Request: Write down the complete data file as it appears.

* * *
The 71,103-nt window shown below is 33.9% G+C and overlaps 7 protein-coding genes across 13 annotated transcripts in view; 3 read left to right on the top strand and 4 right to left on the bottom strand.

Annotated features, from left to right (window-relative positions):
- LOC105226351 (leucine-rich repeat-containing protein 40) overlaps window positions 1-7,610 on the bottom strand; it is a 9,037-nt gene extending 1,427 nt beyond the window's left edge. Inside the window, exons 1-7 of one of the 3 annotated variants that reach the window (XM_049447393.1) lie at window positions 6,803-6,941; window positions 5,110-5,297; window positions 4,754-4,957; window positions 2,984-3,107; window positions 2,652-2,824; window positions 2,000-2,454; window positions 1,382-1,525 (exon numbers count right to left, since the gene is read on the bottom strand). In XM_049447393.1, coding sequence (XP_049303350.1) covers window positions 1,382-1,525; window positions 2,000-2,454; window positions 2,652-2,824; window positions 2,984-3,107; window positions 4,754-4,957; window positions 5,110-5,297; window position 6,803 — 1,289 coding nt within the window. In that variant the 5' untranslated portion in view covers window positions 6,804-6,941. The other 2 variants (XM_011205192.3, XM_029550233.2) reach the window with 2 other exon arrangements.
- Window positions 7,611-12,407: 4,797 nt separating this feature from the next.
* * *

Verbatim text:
The 71,103-nt window shown below is 33.9% G+C and overlaps 7 protein-coding genes across 13 annotated transcripts in view; 3 read left to right on the top strand and 4 right to left on the bottom strand.

Annotated features, from left to right (window-relative positions):
- LOC105226351 (leucine-rich repeat-containing protein 40) overlaps window positions 1-7,610 on the bottom strand; it is a 9,037-nt gene extending 1,427 nt beyond the window's left edge. Inside the window, exons 1-7 of one of the 3 annotated variants that reach the window (XM_049447393.1) lie at window positions 6,803-6,941; window positions 5,110-5,297; window positions 4,754-4,957; window positions 2,984-3,107; window positions 2,652-2,824; window positions 2,000-2,454; window positions 1,382-1,525 (exon numbers count right to left, since the gene is read on the bottom strand). In XM_049447393.1, coding sequence (XP_049303350.1) covers window positions 1,382-1,525; window positions 2,000-2,454; window positions 2,652-2,824; window positions 2,984-3,107; window positions 4,754-4,957; window positions 5,110-5,297; window position 6,803 — 1,289 coding nt within the window. In that variant the 5' untranslated portion in view covers window positions 6,804-6,941. The other 2 variants (XM_011205192.3, XM_029550233.2) reach the window with 2 other exon arrangements.
- Window positions 7,611-12,407: 4,797 nt separating this feature from the next.